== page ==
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Sāmoan settlement pattern and star mounds of Manono Island

Christophe Sand, David Baret, Jacques Bolé, André-John Ouetcho, Mohammed Sahib

JPS, Vol 127, No 1 pg (91-110)


The small island of Manono, positioned between ‘Upolu and Savai‘i in the Sāmoan Archipelago, is known in oral traditions of West Polynesia as having had an important political role during the immediate pre-Christian period. An archaeological programme carried out between 2012 and 2015 has mainly concentrated on the mapping of parts of the northern half of the island, around Salua Village. This has allowed us to study in detail a portion of the slope as well as the central plateau of Manono, known to preserve a star mound first mapped in the 1960s during the large-scale programme organised under the direction of R.C. Green and J.M. Davidson. Our mapping of the 9ha fortified ridge has identified another 13 star mounds of different shapes and types, representing the largest concentration of this specifically Sāmoan layout known to date in this part of the archipelago. These are associated with another two structures of distinctively Tongan typology, referred to as sia heu lupe. Initially we present the general settlement pattern of the northern part of Manono Island. This is followed by a review of the main characteristics of the 14 mapped star mounds and data on their chronology. The diversity of size, height and number of arms is addressed, showing significant differences in work expenditure between individual platforms. This variability is best illustrated by the identification of three star mounds that lack central fill and are only recognised as wild pigeon-snaring structures by the presence of raised branches/arms. Finally, the Manono settlement pattern data are positioned in relation to the larger study of the pre-Christian history of Sāmoa.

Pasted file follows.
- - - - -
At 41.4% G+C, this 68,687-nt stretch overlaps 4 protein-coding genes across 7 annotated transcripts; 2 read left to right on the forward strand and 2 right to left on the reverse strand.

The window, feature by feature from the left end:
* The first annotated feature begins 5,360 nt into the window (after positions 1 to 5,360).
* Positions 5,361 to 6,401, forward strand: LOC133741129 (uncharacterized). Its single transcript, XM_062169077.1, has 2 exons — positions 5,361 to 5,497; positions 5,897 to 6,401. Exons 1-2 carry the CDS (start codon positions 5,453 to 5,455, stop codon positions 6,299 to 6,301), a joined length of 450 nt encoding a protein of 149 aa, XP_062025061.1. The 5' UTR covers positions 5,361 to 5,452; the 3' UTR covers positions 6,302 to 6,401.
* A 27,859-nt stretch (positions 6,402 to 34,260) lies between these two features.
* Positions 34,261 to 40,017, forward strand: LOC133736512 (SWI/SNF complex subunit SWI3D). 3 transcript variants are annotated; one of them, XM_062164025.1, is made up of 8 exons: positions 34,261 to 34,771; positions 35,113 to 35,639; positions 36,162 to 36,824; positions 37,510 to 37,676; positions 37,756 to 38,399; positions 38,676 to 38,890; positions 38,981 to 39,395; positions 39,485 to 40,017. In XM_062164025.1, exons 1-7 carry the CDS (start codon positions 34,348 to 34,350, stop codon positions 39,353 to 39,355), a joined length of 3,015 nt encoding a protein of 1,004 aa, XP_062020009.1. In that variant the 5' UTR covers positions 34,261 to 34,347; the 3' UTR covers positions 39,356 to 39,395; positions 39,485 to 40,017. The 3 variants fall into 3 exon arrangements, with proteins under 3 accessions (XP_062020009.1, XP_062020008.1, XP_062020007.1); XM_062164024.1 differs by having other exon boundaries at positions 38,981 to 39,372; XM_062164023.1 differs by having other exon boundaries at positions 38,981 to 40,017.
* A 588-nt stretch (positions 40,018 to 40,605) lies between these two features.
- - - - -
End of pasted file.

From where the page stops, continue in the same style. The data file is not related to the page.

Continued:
Sāmoan Islands, Manono Island, Polynesian settlement patterns, hillfort, star mound, pre-Christian period

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